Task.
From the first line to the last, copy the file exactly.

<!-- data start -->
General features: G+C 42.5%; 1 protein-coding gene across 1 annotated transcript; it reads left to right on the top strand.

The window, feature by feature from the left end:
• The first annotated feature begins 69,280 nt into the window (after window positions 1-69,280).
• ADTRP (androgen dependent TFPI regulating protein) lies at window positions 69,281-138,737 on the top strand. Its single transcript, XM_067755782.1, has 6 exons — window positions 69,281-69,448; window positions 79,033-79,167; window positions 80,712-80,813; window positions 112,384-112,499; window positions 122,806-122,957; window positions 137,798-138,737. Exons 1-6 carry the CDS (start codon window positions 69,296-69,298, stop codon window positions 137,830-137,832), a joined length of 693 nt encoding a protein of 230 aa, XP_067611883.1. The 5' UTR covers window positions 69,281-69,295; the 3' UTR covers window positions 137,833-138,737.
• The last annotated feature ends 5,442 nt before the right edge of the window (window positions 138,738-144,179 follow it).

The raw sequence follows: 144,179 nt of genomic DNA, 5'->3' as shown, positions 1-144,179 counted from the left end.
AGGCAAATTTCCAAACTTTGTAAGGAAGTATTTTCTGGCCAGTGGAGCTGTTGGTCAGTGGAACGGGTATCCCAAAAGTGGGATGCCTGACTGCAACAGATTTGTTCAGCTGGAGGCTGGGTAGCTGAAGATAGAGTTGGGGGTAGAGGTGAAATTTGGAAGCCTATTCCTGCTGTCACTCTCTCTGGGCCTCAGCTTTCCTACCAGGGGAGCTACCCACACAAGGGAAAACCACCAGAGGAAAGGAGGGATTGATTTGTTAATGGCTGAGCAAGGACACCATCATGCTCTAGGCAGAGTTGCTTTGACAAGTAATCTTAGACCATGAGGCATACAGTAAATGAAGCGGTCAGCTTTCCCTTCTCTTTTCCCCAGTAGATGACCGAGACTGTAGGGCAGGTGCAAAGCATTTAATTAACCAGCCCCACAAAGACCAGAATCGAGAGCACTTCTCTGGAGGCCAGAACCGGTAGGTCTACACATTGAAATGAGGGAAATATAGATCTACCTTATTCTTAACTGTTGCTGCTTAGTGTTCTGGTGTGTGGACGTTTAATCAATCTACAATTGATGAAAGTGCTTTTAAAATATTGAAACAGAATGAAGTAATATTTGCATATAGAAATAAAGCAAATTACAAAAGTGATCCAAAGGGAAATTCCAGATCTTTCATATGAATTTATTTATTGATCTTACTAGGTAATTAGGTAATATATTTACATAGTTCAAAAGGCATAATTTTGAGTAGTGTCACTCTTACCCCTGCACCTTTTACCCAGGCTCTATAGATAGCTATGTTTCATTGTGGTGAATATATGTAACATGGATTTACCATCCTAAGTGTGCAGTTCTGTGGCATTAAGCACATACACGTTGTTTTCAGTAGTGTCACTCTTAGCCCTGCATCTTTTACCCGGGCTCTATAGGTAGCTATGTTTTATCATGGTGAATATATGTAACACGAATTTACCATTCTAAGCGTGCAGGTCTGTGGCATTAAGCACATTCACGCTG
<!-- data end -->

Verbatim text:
General features: G+C 42.5%; 1 protein-coding gene across 1 annotated transcript; it reads left to right on the top strand.

The window, feature by feature from the left end:
• The first annotated feature begins 69,280 nt into the window (after window positions 1-69,280).
• ADTRP (androgen dependent TFPI regulating protein) lies at window positions 69,281-138,737 on the top strand. Its single transcript, XM_067755782.1, has 6 exons — window positions 69,281-69,448; window positions 79,033-79,167; window positions 80,712-80,813; window positions 112,384-112,499; window positions 122,806-122,957; window positions 137,798-138,737. Exons 1-6 carry the CDS (start codon window positions 69,296-69,298, stop codon window positions 137,830-137,832), a joined length of 693 nt encoding a protein of 230 aa, XP_067611883.1. The 5' UTR covers window positions 69,281-69,295; the 3' UTR covers window positions 137,833-138,737.
• The last annotated feature ends 5,442 nt before the right edge of the window (window positions 138,738-144,179 follow it).

The raw sequence follows: 144,179 nt of genomic DNA, 5'->3' as shown, positions 1-144,179 counted from the left end.
AGGCAAATTTCCAAACTTTGTAAGGAAGTATTTTCTGGCCAGTGGAGCTGTTGGTCAGTGGAACGGGTATCCCAAAAGTGGGATGCCTGACTGCAACAGATTTGTTCAGCTGGAGGCTGGGTAGCTGAAGATAGAGTTGGGGGTAGAGGTGAAATTTGGAAGCCTATTCCTGCTGTCACTCTCTCTGGGCCTCAGCTTTCCTACCAGGGGAGCTACCCACACAAGGGAAAACCACCAGAGGAAAGGAGGGATTGATTTGTTAATGGCTGAGCAAGGACACCATCATGCTCTAGGCAGAGTTGCTTTGACAAGTAATCTTAGACCATGAGGCATACAGTAAATGAAGCGGTCAGCTTTCCCTTCTCTTTTCCCCAGTAGATGACCGAGACTGTAGGGCAGGTGCAAAGCATTTAATTAACCAGCCCCACAAAGACCAGAATCGAGAGCACTTCTCTGGAGGCCAGAACCGGTAGGTCTACACATTGAAATGAGGGAAATATAGATCTACCTTATTCTTAACTGTTGCTGCTTAGTGTTCTGGTGTGTGGACGTTTAATCAATCTACAATTGATGAAAGTGCTTTTAAAATATTGAAACAGAATGAAGTAATATTTGCATATAGAAATAAAGCAAATTACAAAAGTGATCCAAAGGGAAATTCCAGATCTTTCATATGAATTTATTTATTGATCTTACTAGGTAATTAGGTAATATATTTACATAGTTCAAAAGGCATAATTTTGAGTAGTGTCACTCTTACCCCTGCACCTTTTACCCAGGCTCTATAGATAGCTATGTTTCATTGTGGTGAATATATGTAACATGGATTTACCATCCTAAGTGTGCAGTTCTGTGGCATTAAGCACATACACGTTGTTTTCAGTAGTGTCACTCTTAGCCCTGCATCTTTTACCCGGGCTCTATAGGTAGCTATGTTTTATCATGGTGAATATATGTAACACGAATTTACCATTCTAAGCGTGCAGGTCTGTGGCATTAAGCACATTCACGCTG